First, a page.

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Bringing a Title(town) to Green Bay

Bringing a Title(town) to Green Bay

By Luke Carothers

In August 2021, the Green Bay Packers organization celebrated the completion of Phase II for the Titletown Project, which is a mixed-use development directly adjacent to their storied home: Lambeau Field.  Phase I of Titletown, which was completed in 2017, featured the transformation of a 45-acre parcel of land from a parking lot to a year-round multi-use space that includes a 10-acre public plaza with amenities such as a sledding hill, playground, full-sized football field, activity area, and an ice skating rink.  Phase I also included the construction of buildings to house businesses like the Hinterland Brewery and Titletown Tech as well as a healthcare facility for Bellin Health.

One of the firms who worked to make both phases a reality was raSmith, who provided building design services for the Titletown Flats building as well as the podium slab it sits on.  Titletown Flats is a seven-story, approximately 193,000 square foot apartment building that is integrated with the podium slab.  On top of being integrated with the Titletown Flats building, the unique podium slab also supports an office building and an outdoor entertainment venue that houses parking underneath.  Titletown Flats, which houses 152 apartments, is designed to address unique framing requirements for the multi-family residential space.  It features 8,700 feet of at-grade level space beneath the podium slab and 184,00 square feet of space above it.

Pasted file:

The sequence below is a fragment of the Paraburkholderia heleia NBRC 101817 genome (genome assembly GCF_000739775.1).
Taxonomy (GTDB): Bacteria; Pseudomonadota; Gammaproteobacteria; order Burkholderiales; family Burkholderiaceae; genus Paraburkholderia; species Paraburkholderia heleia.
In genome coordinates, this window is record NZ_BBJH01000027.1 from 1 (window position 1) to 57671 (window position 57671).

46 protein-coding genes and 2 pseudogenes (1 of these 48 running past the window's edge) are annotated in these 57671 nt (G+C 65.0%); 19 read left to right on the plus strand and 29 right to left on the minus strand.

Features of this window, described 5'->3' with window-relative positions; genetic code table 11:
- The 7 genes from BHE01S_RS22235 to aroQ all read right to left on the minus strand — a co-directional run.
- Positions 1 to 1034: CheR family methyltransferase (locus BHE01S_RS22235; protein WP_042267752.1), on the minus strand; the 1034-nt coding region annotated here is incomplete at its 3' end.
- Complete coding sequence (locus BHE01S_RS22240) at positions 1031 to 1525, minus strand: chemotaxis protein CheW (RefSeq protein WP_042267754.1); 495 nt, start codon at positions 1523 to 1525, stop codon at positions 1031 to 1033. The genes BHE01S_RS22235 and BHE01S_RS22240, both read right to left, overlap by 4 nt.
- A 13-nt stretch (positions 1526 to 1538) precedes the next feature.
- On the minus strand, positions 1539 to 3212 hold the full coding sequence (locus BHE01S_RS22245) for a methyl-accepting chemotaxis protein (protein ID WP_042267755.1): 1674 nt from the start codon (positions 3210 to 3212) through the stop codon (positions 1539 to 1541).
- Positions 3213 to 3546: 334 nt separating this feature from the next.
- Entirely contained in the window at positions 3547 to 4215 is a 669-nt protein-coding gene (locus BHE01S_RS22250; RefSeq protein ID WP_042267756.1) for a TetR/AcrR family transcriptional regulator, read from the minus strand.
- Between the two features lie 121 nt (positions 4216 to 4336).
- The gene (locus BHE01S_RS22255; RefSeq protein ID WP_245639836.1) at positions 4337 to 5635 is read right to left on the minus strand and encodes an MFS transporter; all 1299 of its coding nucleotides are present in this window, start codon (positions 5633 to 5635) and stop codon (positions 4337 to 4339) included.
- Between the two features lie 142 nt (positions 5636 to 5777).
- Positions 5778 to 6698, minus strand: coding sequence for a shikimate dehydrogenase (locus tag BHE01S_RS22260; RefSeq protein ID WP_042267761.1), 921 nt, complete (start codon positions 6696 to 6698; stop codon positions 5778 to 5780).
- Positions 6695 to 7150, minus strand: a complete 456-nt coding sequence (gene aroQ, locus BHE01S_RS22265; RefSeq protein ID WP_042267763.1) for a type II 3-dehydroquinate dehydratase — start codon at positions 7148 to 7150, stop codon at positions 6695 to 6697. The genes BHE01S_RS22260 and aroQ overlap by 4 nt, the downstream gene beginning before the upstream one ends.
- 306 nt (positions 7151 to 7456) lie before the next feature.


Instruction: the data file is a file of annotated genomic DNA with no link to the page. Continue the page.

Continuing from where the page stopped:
Like most things in Green Bay, the schedule for the development revolved around the Packers.  Opening dates for each of the individual pieces of the development were set to correspond with events in the Packers’ game schedule, which means these dates couldn’t be moved.  This difficulty was compounded by the number of different stakeholders in the project.  Steven Roloff, raSmith’s Structural Project Engineer for the Titletown development, points out that with many individual stakeholders comes the same number of goals.  This causes what Roloff calls a “cascading effect” where design changes resulted in subsequent redesigns for other disciplines.  Despite these challenges, raSmith and the other stakeholders in the development facilitated communication well enough to complete the project within the rigid timeline set by the Packers’ game schedule.

As plans for Phase II of the Titletown project were being made, the team knew they needed to expand from the original boundaries of Brookwood Drive, Lombardi Avenue, Marlee Lane, and Ridge Road.  Needing space for residential use, the project’s limits were increased by additional land south of Brookwood Drive from Ron Wolf Way to Marlee Lane.  Phase II not only used this additional area for expansion. It also expanded vertically.  To increase the density of the Phase II site, two vertical developments were constructed: Titletown Flats and the U.S. Venture Center.